Cute Aggression: I Could Just Eat You Up... Literally?

Last updated by Katie M.

Have you heard of “the dimorphic expression of positive emotion”? No, so imagine: your best friend has just given birth, and she presents you with her fresh, pretty and cute newborn. You think he’s adorable, beautiful with his big eyes and his little cheeks. So cute that you want to smash him. Yes, yes, I said smash.

Contents:

You’re so cute, I want to hurt you

Personally, I regularly encounter the phenomenon of cute aggression when I am at my son’s nanny’s house. She repeats quite regularly that my child is so beautiful that she could eat him up 😨. It seemed a bit exaggerated, but not so bad, as long as a piece of my child didn’t end up in the nanny’s mouth. And then, one day after a hard day, my partner paid me a compliment and gave me a tender hug. I bit him! I didn’t want to hurt him, on the contrary, he was adorable, and I was very happy. It was just a dimorphic expression of positive emotion.

What’s going on in our brain?

Rebecca Dyer and Oriana Aragón were the first people to explore this phenomenon of cute aggression. One of the basic theories was that cute aggression helps us to manage an overflow of emotions. In fact, when faced with a very intense positive emotion, we can sometimes feel a negative emotion simply to cope with the positive overflow. This is exactly the same principle as tears of happiness or laughter that can be triggered during anger or great sadness. So this is what we call dimorphic emotion expression, i.e., what I express differs from what I feel or what I feel differs from how I express it.

The baby pattern, who’s the cutest?

To test this hypothesis, other researchers have sought to understand what goes on in our brain at this moment in time. In 1943, the ethnologist Konrad Lorenz established the Kinderchenschema or the baby pattern, which describes the characteristics we find the cutest in a baby 👶:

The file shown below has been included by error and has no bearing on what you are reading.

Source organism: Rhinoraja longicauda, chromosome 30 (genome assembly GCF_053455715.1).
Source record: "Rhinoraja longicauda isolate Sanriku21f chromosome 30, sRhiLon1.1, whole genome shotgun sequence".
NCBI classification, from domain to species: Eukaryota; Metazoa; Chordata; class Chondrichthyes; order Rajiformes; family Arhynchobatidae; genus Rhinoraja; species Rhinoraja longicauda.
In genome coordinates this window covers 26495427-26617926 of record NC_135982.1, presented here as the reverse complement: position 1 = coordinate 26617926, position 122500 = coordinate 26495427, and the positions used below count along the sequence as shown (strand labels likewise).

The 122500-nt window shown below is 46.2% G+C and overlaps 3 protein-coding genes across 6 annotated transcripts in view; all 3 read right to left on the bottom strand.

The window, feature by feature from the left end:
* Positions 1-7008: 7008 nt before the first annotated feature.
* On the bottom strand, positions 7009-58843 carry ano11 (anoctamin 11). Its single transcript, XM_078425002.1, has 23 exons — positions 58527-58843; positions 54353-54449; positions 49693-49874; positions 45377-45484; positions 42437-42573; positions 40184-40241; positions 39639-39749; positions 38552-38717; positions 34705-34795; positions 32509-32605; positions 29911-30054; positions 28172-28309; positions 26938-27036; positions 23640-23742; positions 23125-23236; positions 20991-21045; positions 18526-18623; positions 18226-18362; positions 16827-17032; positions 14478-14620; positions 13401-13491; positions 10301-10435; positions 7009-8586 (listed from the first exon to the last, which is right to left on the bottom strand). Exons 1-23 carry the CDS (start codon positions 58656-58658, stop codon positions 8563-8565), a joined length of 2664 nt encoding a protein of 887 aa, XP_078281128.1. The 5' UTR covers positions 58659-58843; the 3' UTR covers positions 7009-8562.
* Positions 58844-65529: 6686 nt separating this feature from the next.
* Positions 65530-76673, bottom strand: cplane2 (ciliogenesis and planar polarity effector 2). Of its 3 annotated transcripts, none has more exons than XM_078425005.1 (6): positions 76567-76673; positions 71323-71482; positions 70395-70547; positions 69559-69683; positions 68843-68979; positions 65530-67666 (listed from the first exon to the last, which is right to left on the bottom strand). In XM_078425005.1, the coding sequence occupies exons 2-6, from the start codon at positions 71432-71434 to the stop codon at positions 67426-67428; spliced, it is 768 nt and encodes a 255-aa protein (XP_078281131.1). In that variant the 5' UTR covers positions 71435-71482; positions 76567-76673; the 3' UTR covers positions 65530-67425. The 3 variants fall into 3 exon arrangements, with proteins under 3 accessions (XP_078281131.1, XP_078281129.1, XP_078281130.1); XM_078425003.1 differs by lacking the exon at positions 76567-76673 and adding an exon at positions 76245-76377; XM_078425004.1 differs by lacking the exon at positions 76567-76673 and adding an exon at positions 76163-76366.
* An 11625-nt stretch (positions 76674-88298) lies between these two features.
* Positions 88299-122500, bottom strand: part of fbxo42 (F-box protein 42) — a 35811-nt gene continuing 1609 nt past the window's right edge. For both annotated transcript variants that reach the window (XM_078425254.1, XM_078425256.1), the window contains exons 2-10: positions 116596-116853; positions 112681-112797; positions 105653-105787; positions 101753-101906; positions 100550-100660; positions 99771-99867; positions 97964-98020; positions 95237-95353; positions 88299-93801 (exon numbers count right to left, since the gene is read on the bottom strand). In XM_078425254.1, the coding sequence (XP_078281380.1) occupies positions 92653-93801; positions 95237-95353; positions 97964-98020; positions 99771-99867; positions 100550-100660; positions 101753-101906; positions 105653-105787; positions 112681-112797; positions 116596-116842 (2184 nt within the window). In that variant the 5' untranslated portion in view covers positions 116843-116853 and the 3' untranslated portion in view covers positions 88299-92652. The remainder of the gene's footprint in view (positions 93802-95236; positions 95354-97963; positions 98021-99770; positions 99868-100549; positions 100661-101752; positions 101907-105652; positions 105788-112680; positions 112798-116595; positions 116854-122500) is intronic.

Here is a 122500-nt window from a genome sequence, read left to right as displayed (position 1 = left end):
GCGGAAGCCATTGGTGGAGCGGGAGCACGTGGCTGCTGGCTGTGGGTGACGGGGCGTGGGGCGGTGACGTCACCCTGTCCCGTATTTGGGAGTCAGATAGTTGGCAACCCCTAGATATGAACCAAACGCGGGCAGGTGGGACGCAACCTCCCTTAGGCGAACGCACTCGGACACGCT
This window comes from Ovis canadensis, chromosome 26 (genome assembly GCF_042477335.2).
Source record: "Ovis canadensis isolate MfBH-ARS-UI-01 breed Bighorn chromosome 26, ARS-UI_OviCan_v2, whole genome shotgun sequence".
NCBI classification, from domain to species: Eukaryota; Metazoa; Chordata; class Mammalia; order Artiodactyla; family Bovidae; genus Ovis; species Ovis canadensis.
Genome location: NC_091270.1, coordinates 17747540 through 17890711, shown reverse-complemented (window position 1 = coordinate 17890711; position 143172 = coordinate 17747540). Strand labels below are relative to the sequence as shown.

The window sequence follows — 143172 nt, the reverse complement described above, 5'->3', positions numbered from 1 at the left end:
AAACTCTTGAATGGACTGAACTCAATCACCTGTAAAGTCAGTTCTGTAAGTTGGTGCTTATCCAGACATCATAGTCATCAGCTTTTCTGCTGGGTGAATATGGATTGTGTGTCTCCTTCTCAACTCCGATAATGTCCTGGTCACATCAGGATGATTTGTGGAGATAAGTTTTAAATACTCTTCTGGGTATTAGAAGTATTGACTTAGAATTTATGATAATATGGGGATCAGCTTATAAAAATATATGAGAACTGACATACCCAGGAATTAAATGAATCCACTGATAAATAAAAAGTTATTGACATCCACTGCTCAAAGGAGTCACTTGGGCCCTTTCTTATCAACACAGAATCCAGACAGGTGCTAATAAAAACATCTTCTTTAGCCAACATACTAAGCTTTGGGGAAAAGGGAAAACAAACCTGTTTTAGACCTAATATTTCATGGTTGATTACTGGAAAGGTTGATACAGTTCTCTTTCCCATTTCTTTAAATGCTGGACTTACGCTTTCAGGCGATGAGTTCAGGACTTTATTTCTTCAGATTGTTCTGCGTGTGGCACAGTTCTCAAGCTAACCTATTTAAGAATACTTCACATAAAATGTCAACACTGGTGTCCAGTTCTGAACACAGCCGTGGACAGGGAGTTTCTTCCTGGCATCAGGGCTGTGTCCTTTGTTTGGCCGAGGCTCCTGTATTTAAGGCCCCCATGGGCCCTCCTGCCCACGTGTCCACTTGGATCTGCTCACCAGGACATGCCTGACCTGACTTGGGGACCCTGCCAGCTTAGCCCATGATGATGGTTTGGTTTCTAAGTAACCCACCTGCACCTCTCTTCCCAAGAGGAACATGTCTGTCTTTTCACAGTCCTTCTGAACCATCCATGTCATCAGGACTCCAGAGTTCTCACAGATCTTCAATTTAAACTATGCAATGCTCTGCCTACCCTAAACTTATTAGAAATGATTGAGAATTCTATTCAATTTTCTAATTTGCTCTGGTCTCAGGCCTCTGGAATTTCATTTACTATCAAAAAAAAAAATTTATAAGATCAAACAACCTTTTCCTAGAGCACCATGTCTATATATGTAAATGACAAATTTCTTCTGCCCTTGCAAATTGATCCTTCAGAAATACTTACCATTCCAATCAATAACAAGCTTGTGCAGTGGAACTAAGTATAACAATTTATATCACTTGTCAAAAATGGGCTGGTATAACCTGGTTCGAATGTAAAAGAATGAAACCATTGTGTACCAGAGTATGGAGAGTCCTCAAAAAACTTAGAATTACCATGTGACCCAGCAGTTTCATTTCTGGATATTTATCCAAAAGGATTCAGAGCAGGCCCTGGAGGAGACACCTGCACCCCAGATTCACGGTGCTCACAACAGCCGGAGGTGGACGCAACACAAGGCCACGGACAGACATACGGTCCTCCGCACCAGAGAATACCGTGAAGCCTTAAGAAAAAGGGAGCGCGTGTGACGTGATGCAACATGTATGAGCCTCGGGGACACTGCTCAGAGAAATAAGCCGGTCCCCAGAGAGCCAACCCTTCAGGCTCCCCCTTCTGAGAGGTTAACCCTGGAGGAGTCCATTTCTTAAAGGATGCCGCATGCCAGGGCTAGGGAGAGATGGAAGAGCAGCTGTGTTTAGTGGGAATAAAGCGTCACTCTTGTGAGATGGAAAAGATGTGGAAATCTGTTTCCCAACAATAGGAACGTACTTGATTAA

• a big head
  • a round face
  • full cheeks
  • a big forehead
  • big eyes

These cute characteristics trigger a protective and nurturing reaction in us. We want to care for them, and it works with any species. It's visceral, the cuter the individual, the more we want to protect them, and it even works with cars according to Vice: “A study in 2010 found that when researchers altered the appearance of cars to give them more baby-like features, such as enlarging the headlights to imitate large eyes and narrowing the radiator grille to imitate a small nose, participants reacted more positively to the “baby” cars than to the “adult” cars.” 🚗

A way to save energy

If the cuteness of a baby, human or animal makes us want to take care of it, where does this aggression that can accompany it come from? Well, it's always a way of dealing with an overflow. Indeed, when we feel a strong emotion, we consume a large amount of energy. To avoid spending too much energy looking at babies instead of looking after them properly and therefore being productive, our brain compensates with aggression. In reality, this is an evolutionary reaction. The urge to crush something cute enables us to put an end to a strong feeling and to nurture, protect and care.

Baby

How do we manage to look after this beautiful baby? By wanting to eat it, of course!

Going through with it?

Most of us have already experienced or will experience this dimorphic expression of positive emotion, but unless we’re unbalanced, we won’t have a violent physical reaction. The reaction is actually quite healthy. It prevents us from being submerged and helps us to regulate and manage our emotions.

Editor’s note: A normal reaction!

Now you know that it’s a way for your brain to regulate too many emotions, don’t panic if you’ve already experienced this kind of behavior! If managing your emotions is a problem, if you feel you’re losing your way, if you’re losing yourself or if you feel bad on a daily basis, don’t hesitate to make an appointment with a psychologist to discuss it.

🤗 Understanding yourself, accepting yourself, being happy... It’s here and now!
#BornToBeMe

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Article presented by Katie M.

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